5 Practical Ideas to Aid in Your ICD-10 Transition

Everyone in healthcare, who deals with coding, is keenly aware of the October 2014 deadline that is looming over the industry. Some are facing it head-on; others seem to be ignoring it, hoping it will just go away. No matter where you stand on the timeline or on your journey toward ICD-10 preparedness, here are 5 practical ideas that can help you cope with this challenge.

It goes without saying that ICD-10 will require a huge learning curve. The challenge is to face that learning curve and get-up-to-speed on the new coding — without having your revenue cycle impacted or disrupted.

1.    Create a Roadmap for Success with an ICD-10 Readiness Review

ICD-10 will require a huge change in your entire organization. This change will require a documented strategy or roadmap to ensure your compliance journey is successful. To deal with this change management process, select a person who will be in charge of your ICD-10 transition project. This person’s responsibility will be to monitor all changes that will inevitably occur before the deadline, and report these activities to the rest of your staff. This individual will also be responsible for engaging key stakeholders to convince them that ICD-10 compliance is critical to the financial health of your organization, and to ensure there is a sense of urgency within your organization to drive the necessary changes forward.

2.    Conduct a High Level Review with a Gap Assessment and Analyses

A gap assessment will help you gain an understanding of where and how ICD-10 will impact your organization. The assessment should include your people and their expertise, your business processes and your technology to determine the impact of ICD-10, enterprise-wide. Any part of your organization that will be impacted by ICD-10 such as, the programs and systems you are presently using for claims processing, analytics fraud detection, enrollment, eligibility and benefits. This gap assessment will let you know where you need to make critical process changes before the deadline falls and your revenue is impacted.

3.    Take advantage of educational opportunities.

Specialty associations, such as AHIMA, AMA, MGMA and several billing associations will be offering training programs and information. Take advantage of these opportunities. Every organization is going to need some kind of training. The learning curve, as stated previously, is going to be tremendous. Online educational programs that your staff members can access any place they have Internet availability will impact their daily productivity the least. Industry webinars sponsored by various associations will focus on specific aspects of the ICD-10 transition. Monitor the topics of these webinars and ensure your staff members attend the appropriate ones.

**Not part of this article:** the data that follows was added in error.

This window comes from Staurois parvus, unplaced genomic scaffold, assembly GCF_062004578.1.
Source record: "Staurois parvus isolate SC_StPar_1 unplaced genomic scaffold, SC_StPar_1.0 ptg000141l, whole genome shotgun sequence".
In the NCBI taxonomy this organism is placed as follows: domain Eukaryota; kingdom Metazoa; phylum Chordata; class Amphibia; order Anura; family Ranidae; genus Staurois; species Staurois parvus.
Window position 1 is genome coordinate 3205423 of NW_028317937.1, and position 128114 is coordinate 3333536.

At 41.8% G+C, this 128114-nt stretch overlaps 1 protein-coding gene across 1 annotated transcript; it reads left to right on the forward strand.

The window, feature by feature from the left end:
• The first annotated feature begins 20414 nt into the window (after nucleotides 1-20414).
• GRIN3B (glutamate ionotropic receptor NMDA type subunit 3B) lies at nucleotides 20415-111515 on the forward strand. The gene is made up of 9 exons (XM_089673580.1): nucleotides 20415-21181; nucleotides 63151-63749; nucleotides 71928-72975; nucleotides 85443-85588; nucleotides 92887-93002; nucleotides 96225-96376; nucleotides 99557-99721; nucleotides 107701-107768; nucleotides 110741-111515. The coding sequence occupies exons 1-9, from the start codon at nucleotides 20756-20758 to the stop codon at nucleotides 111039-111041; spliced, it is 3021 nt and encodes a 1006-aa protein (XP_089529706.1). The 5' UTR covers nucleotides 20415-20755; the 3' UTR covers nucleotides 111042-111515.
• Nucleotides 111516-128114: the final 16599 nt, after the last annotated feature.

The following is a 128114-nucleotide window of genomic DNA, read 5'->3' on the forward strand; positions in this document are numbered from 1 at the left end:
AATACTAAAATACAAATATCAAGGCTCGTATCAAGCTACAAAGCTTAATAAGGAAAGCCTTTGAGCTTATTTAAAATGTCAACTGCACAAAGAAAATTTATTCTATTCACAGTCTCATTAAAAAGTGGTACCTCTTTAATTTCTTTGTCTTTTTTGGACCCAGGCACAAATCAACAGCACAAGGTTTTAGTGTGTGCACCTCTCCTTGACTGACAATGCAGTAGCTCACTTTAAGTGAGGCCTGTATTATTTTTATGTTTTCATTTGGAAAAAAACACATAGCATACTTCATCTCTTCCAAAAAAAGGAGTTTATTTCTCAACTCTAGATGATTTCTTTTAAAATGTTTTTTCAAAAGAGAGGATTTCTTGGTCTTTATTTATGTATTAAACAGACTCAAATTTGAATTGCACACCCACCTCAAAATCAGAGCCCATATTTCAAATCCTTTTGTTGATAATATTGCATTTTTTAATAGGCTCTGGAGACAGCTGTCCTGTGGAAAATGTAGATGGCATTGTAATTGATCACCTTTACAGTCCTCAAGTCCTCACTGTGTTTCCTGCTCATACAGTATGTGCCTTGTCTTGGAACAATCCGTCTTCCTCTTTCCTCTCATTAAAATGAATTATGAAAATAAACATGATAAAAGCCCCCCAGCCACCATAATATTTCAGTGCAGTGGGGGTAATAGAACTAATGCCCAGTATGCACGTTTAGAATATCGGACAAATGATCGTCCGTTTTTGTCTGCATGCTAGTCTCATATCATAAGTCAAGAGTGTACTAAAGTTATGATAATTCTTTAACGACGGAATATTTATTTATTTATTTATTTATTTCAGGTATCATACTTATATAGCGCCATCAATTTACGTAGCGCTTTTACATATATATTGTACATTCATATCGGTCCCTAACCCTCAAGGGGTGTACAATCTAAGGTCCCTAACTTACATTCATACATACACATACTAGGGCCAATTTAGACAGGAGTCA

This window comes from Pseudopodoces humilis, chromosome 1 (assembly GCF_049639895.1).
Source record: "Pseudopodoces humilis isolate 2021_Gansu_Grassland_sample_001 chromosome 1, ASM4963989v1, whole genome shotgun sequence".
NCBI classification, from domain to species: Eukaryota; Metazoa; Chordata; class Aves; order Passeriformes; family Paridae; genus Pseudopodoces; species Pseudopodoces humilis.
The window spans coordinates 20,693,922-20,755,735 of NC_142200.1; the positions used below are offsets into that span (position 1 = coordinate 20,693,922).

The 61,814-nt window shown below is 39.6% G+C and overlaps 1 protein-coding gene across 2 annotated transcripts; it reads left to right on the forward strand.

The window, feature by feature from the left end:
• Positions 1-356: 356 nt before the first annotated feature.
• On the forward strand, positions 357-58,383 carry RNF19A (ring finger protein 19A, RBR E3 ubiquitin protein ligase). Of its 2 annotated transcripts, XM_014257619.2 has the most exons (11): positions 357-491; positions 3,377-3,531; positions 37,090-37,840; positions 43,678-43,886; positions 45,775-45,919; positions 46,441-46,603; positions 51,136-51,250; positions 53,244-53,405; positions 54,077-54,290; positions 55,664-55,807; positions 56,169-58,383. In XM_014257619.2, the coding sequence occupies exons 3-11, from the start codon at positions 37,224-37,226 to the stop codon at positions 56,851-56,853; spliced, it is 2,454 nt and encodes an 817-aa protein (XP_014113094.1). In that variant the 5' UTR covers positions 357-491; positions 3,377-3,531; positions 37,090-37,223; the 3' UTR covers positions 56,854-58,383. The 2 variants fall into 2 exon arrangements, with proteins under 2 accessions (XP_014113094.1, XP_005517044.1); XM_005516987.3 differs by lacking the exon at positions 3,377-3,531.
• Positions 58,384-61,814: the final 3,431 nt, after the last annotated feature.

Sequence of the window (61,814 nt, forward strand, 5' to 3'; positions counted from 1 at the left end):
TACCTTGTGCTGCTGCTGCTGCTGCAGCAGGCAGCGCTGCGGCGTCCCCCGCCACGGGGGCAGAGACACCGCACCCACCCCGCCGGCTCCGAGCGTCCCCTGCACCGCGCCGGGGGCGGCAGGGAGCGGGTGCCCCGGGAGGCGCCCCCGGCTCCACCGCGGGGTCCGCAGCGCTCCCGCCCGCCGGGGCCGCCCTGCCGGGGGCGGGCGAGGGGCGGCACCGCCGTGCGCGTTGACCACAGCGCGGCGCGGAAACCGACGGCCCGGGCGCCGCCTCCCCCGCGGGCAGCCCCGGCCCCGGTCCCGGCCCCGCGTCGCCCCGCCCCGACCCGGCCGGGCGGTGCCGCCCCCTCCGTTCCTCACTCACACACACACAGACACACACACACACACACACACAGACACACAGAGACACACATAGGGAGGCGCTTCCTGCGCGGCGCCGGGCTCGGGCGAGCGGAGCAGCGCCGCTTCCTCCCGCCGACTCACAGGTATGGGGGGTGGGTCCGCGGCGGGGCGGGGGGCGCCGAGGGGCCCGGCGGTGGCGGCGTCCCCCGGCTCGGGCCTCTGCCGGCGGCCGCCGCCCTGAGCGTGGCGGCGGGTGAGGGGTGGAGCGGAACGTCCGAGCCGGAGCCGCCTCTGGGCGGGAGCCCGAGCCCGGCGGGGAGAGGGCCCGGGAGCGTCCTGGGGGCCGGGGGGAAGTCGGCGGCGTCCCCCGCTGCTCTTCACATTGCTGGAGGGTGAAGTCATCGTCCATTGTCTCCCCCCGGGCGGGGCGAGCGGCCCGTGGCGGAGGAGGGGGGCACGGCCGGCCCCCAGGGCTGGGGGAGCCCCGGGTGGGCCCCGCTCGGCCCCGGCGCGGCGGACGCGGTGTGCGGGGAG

4.    Enlist technology to help with your transition

Finally, don’t try to do everything on your own. Enlist technology to help you on your journey. Technology is available in the form of computer-assisted coding (CAC) tools.  CAC is a proven technology that automatically derives and assigns medical codes from within clinical documentation. Many are already ICD-10-ready.

Your organizations can streamline your revenue cycle processes with CAC, while becoming increasingly more compliant with the requirements of payer and quality reporting.  These technologies can work with your electronic health record and financial systems to produce extremely accurate coding. The benefits are many and you are going to need all the help you can get. These systems don’t replace your professional coders; they just aid them and ensure improved: accuracy, compliance, productivity and consistency.

5.    Implementation and ICD-10 Compliance

The final steps in your journey to ICD-10 compliance require the implementation of your revised business processes that were uncovered during the gap assessments. This is easier said than done.  No organization can start from scratch when it comes to dealing with their legacy IT systems. You are going to have to work with the technology you have presently installed, with possibly of a few additions. You may also want to enlist outside coding help for a period of time to ensure your coders have the expertise to handle the increased workload under the new coding system. When you are satisfied your staff can do everything on its own, you can go it alone.

Using the combination of your legacy IT systems and new technologies, coupled with your new coding expertise, gained through training, and your newly implemented business processes will lead to an ICD-10 transition that will have minimal impact on your revenue cycle.